Two teams consisting of people with identical technical skills (as close as you can get) will have fixed amount of time to test a specific piece of software. They test exactly the same functionality and teams work in isolation. First team will get paid some amount of money for every bug they find. Let’s assume that triage committee will go through every bug and assign some weight to the bugs and for example priority 1 bugs will cost $100, priority 2 bugs will cost $75, priority 3 bugs will cost $50, and priority 4 bugs will cost $25 (the decomposition into priorities and specific monetary amount can of course be whatever you want it to be). Second team will be motivated just by the pure technical challenge and the spirit of competition.
Which team will finally discover more bugs? Which team will finally discover more "valuable" bugs? How different the results will be? Is it order of magnitude or is it less? How will be the results of experiment depending on the specific type of software? What happens if we reverse the teams and rerun the experiment again at some point in time? Will the results be different if triage committee will constantly triaging the bugs and letting the first team know that they’ve already earned $n? Will the results be different if the second team won’t know that first team will get paid for bugs?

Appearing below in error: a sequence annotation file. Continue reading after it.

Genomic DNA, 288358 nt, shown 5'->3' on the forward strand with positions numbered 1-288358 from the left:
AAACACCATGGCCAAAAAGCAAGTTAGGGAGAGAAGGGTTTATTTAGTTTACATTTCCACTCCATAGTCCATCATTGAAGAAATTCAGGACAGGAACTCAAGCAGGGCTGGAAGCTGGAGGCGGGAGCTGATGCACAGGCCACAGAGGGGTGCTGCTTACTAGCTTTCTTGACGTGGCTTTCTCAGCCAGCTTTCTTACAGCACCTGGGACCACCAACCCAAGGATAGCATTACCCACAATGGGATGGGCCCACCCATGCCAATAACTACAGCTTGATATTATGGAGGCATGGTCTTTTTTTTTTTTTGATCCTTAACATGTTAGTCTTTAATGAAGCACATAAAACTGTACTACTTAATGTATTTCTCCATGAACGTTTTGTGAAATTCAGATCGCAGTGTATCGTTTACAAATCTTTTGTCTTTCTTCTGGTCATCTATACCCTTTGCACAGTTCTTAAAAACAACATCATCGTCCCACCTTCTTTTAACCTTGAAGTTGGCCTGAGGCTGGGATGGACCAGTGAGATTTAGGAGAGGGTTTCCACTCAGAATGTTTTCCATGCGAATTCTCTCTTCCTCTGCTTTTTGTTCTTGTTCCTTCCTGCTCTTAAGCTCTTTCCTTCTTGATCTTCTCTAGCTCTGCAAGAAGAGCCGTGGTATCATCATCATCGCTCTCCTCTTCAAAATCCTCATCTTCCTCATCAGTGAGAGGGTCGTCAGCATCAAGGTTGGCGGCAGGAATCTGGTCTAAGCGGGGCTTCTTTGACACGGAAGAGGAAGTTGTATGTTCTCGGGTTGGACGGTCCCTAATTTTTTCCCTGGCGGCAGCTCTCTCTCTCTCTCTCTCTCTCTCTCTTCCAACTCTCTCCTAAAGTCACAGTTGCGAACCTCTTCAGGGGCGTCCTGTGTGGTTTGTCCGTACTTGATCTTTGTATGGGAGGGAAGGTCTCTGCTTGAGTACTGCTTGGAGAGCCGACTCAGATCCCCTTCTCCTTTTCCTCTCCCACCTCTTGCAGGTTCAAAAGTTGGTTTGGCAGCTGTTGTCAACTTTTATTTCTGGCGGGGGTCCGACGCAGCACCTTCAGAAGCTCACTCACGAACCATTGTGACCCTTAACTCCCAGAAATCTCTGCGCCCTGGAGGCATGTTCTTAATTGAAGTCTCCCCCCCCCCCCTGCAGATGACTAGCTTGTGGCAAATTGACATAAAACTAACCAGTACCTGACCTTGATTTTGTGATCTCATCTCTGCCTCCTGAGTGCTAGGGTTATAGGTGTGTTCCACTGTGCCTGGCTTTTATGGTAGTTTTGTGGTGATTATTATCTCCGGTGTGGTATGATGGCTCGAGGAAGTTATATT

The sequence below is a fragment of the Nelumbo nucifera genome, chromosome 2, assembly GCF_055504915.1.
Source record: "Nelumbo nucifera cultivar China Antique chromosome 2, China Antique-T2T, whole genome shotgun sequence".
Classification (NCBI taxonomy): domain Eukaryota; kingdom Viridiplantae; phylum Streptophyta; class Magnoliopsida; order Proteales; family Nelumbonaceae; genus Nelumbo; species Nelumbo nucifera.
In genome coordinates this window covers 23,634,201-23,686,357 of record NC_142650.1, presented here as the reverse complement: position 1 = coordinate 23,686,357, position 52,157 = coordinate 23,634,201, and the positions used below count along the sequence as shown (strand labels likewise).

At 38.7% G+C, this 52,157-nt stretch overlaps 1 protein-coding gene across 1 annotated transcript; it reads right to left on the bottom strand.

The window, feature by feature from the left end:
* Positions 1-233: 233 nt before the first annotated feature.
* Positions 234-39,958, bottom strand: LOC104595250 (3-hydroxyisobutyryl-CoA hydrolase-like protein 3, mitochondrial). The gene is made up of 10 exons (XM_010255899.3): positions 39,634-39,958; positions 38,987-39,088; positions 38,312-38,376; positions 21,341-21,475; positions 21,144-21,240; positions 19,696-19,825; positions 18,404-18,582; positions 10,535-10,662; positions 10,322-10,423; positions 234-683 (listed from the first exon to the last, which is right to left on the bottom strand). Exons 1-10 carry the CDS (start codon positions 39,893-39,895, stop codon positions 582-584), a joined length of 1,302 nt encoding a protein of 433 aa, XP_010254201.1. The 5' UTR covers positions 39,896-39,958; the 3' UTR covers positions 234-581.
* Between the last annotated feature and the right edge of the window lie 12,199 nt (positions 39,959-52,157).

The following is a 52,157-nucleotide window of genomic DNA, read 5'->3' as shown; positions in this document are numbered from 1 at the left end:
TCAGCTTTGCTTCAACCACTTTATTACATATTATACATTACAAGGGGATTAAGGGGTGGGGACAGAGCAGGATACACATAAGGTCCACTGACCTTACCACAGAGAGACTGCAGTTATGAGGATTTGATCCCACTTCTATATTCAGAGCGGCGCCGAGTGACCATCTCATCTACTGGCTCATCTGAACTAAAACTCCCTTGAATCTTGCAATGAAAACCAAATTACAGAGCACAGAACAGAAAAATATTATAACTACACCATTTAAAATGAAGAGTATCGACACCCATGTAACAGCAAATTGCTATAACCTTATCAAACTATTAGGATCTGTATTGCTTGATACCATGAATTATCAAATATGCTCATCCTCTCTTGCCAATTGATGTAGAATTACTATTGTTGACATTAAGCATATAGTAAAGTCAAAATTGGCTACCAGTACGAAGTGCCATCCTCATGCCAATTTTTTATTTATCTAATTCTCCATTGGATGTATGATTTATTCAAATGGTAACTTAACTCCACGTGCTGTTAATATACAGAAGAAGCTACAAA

Psychology graduate students with interest in software engineering, where are you ;-)
Whenever I read proceedings of the ACM SIGSOFT (Special Interest Group on Software Engineering) I find myself thinking that probably I’m wasting my time. Most of the articles could IMHO be classified as "esoteric software engineering" which is probably fine when the reader is working on his/her Ph.D. thesis or is scientist. My personal interest lays in practical applications (yet another chance to cite Fred Brooks - "A scientist builds in order to learn; an engineer learns in order to build") so I'm mainly interested in how I can apply anything what's described IRL ;-)
Latest issue of SIGSOFT is dedicated to software testing and analysis and has a couple of interesting articles I have found to be the most applicable to my work related duties:
- Nurit Dor, Stephen Adams, Manuvir Das, Zhe Yang: "Software validation via scalable path-sensitive value flow analysis". This article mentions a tool called ESP (Error detection via Scalable Program analysis).